Bolfan wines (© 2012 Cliff Rames)

For sauvignon blanc, watch for the award-winning Badel 1862 Sauvignon Daruvar and Zdjelarević Sauvignon from Slavonia. Not surprisingly, sauvignon blanc seems to have found its sweetest spot in the Plešivica area with its cool, moist and sunny slopes that grace the bowl of the area’s naturally-formed amphitheater. There Korak, Šember and Tomac  produce crisp, lovely citrus and herbal examples.

Gewürztraminer in Kutjevo (© 2012 Cliff Rames)

Gewürztraminer (“traminac”) does very well in the far-eastern corners of the Slavonia and Podunavlje regions, where it is made into everything from dry, spicy whites to unctuous, richly floral and delicious late harvest and ice wines. Iločki Podrumi is a leading producer in the Srijem wine-growing hills and in certain frosty years Kutjevo winery and Iločki podrumi make a luscious Ice Wine (“Ledeno vino”) from the variety.

Iločki Podrumi Traminac Ice Wine
Iločki Podrumi "Ledeno vino" (© 2012 Cliff Rames)

So yes…wines made from familiar international varieties can be found in Croatia – and to a lesser extent on export markets.

That said, international varieties are not the future of Croatian winemaking or marketing program. The “Golden Promise” (I would argue) lies in Croatia’s rich array of indigenous grape varieties. Their individual stories are screaming to be told and are sure to pique intrigue among – and stimulate the palates of – savvy foreign wine buyers and adventurous consumers.

Ray Isle, Food & Wine magazine’s executive wine editor, recently presented “Five Grapes to Expand Your Wine Horizons” in an article for CNN’s Eatocracy blog. Unfortunately none of the grapes he mentioned was from Croatia (the list did include blaufrankisch, known in Croatia as frankovka). The point is, wine drinkers who seek the magic of discovery must look beyond mainstream varieties and venture into uncharted territory: The land of native grapes with charming, sometimes tongue-twisting names.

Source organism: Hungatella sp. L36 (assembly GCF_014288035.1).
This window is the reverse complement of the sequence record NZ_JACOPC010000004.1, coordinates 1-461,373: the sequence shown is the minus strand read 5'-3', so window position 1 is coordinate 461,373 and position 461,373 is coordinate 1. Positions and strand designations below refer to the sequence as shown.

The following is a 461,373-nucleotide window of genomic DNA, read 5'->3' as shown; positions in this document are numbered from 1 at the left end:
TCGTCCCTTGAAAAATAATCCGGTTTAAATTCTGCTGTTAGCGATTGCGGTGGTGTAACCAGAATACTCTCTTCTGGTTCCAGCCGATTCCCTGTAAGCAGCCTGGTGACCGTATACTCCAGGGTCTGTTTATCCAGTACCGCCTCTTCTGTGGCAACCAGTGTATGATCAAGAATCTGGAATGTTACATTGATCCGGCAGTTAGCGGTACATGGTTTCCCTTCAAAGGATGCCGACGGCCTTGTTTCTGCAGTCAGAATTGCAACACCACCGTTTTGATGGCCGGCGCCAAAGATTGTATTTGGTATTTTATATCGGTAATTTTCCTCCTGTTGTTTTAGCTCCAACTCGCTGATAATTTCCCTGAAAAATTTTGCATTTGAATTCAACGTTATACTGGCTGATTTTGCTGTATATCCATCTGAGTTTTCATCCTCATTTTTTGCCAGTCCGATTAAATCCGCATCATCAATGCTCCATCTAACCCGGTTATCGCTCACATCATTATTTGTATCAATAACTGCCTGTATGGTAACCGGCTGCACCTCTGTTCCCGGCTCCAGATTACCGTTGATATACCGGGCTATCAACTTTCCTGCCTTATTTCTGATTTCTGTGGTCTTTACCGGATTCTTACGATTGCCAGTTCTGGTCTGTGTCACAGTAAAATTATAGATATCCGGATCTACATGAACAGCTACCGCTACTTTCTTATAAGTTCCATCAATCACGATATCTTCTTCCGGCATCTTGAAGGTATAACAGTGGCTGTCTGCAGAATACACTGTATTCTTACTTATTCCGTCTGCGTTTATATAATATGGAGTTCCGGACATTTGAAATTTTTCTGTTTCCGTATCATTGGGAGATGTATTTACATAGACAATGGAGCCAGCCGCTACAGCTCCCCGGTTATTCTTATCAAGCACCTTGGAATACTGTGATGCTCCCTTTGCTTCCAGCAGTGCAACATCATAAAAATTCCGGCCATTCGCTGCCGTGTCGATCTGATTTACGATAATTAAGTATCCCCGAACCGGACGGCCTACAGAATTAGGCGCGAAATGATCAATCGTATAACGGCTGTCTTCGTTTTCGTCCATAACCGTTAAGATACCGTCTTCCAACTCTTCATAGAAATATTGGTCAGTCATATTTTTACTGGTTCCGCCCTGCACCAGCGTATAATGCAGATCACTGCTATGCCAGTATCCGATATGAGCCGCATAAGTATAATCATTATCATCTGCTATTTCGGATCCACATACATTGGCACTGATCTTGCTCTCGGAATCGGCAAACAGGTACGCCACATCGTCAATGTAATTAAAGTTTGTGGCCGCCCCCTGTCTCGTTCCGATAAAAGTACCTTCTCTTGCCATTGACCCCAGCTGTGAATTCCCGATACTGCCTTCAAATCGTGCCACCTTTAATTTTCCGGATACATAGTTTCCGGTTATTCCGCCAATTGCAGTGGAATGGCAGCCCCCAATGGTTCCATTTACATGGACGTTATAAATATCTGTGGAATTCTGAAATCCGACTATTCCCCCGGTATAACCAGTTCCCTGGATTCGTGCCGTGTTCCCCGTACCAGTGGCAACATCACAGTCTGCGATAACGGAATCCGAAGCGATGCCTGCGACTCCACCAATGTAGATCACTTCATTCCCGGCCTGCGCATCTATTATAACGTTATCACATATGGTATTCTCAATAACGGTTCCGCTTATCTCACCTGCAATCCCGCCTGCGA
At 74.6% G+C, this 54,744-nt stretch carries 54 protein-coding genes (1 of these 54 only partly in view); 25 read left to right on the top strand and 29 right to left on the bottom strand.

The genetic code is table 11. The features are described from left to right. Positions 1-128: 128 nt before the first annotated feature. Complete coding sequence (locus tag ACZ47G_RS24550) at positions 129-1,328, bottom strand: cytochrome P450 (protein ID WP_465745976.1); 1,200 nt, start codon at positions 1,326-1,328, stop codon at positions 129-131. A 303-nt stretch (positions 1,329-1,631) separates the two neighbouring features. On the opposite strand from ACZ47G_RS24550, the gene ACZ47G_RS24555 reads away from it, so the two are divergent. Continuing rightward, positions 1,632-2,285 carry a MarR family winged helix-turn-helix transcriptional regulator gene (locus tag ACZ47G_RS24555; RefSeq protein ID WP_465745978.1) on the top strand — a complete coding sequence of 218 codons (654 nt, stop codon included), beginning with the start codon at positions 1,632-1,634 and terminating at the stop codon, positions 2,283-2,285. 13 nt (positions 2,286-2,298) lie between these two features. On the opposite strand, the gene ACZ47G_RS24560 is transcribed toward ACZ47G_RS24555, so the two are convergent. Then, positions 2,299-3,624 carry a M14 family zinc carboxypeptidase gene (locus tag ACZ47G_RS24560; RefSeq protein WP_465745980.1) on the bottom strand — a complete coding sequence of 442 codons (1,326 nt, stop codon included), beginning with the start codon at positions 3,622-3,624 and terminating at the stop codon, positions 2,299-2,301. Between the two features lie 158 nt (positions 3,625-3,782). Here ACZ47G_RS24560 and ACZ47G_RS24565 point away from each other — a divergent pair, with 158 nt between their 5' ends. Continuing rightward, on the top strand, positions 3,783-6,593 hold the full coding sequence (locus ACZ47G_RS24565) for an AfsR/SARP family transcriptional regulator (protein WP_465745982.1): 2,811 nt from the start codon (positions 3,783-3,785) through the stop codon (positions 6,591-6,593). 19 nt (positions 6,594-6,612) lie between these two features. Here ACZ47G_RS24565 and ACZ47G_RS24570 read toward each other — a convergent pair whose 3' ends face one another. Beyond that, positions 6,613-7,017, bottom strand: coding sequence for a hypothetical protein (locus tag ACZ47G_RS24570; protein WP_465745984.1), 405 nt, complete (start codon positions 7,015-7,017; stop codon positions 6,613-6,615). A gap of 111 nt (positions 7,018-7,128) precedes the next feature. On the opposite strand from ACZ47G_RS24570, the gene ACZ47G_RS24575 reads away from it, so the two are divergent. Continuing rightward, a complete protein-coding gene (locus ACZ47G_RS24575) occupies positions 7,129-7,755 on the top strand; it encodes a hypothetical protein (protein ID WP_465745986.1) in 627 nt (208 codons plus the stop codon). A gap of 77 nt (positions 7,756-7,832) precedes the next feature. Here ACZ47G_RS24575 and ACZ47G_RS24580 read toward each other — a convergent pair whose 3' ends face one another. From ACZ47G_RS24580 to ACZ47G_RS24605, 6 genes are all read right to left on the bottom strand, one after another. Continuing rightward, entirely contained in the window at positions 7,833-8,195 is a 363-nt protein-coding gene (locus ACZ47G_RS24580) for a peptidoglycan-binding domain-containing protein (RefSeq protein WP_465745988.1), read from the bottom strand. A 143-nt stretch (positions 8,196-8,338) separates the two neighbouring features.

Once blessed with over 400 indigenous grape varieties, the Croatian Ministry of Agriculture’s official list of cultivars today contains 192 varieties, of which 130 are considered autochthonous (indigenous) to Croatia or the region. Of that number, only three dozen or so are commonly found in modern commercial wines. The “Big Three” of course are graševina, malvasia istriana, and plavac mali, which are – in descending order – the most widely planted wine grape varieties in Croatia.

In our next post we will introduce the “Big Three” – and go beyond, presenting you with the “Magnificent Seven”, a fabulous handful of Croatian wine grapes that you should know. These varieties were selected based on their commonality, the quality of the wine they produce, and their accessibility and presence on both the domestic and export markets.

For fans of even lesser-know varieties, fear not. We will subsequently venture beyond the Magnificent Seven and explore a gaggle of other quirky, interesting and uniquely Croatian grape varieties that did not make the first round. Stay tuned to meet the whole gang – the wild and wonderful Grapes of Croatia! 🙂